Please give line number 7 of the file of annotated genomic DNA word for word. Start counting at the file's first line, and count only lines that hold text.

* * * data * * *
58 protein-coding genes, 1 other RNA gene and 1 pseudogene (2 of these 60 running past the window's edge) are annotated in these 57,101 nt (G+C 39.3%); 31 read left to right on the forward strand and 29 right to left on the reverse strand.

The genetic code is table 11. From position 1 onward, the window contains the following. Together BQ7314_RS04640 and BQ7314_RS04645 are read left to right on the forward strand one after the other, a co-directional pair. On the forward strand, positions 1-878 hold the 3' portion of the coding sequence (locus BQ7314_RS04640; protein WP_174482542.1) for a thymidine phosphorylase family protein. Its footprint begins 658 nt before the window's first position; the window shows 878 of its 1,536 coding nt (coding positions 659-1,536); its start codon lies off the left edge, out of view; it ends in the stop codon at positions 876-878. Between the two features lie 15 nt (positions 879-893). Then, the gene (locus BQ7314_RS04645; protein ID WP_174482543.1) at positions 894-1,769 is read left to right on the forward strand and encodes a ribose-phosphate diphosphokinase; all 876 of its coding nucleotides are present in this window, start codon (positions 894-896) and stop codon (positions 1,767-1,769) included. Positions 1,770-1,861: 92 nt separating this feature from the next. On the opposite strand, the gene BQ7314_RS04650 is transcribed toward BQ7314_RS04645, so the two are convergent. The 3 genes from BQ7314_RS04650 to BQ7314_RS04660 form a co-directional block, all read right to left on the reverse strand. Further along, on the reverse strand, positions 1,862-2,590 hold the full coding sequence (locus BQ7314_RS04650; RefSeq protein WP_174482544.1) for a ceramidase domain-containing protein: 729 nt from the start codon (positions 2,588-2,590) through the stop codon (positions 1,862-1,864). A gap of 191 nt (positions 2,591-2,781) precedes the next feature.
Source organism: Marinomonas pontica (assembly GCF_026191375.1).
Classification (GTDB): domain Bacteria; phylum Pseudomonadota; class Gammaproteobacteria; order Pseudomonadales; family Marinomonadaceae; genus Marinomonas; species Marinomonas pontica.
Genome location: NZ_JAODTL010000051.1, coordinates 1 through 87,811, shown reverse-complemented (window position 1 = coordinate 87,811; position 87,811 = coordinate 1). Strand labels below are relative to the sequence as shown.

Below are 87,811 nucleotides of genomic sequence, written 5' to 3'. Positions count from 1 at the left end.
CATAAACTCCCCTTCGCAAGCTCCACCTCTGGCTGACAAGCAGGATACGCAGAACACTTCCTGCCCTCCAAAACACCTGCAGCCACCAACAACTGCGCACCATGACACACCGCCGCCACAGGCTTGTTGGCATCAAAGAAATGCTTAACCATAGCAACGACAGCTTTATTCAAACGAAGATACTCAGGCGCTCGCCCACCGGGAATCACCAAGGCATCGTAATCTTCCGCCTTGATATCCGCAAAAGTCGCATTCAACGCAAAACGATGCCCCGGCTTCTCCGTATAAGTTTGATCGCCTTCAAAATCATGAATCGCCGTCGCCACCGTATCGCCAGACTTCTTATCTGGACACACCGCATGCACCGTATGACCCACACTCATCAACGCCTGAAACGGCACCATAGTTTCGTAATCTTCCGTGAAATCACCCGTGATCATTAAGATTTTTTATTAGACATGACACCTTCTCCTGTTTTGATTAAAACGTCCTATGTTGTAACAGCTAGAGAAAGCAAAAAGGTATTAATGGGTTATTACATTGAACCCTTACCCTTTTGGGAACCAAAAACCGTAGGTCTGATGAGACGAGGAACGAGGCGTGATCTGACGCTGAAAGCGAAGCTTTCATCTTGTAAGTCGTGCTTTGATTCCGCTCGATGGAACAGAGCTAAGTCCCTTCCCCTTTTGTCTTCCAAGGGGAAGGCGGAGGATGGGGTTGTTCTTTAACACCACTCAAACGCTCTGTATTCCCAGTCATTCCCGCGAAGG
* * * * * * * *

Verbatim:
CATAAACTCCCCTTCGCAAGCTCCACCTCTGGCTGACAAGCAGGATACGCAGAACACTTCCTGCCCTCCAAAACACCTGCAGCCACCAACAACTGCGCACCATGACACACCGCCGCCACAGGCTTGTTGGCATCAAAGAAATGCTTAACCATAGCAACGACAGCTTTATTCAAACGAAGATACTCAGGCGCTCGCCCACCGGGAATCACCAAGGCATCGTAATCTTCCGCCTTGATATCCGCAAAAGTCGCATTCAACGCAAAACGATGCCCCGGCTTCTCCGTATAAGTTTGATCGCCTTCAAAATCATGAATCGCCGTCGCCACCGTATCGCCAGACTTCTTATCTGGACACACCGCATGCACCGTATGACCCACACTCATCAACGCCTGAAACGGCACCATAGTTTCGTAATCTTCCGTGAAATCACCCGTGATCATTAAGATTTTTTATTAGACATGACACCTTCTCCTGTTTTGATTAAAACGTCCTATGTTGTAACAGCTAGAGAAAGCAAAAAGGTATTAATGGGTTATTACATTGAACCCTTACCCTTTTGGGAACCAAAAACCGTAGGTCTGATGAGACGAGGAACGAGGCGTGATCTGACGCTGAAAGCGAAGCTTTCATCTTGTAAGTCGTGCTTTGATTCCGCTCGATGGAACAGAGCTAAGTCCCTTCCCCTTTTGTCTTCCAAGGGGAAGGCGGAGGATGGGGTTGTTCTTTAACACCACTCAAACGCTCTGTATTCCCAGTCATTCCCGCGAAGG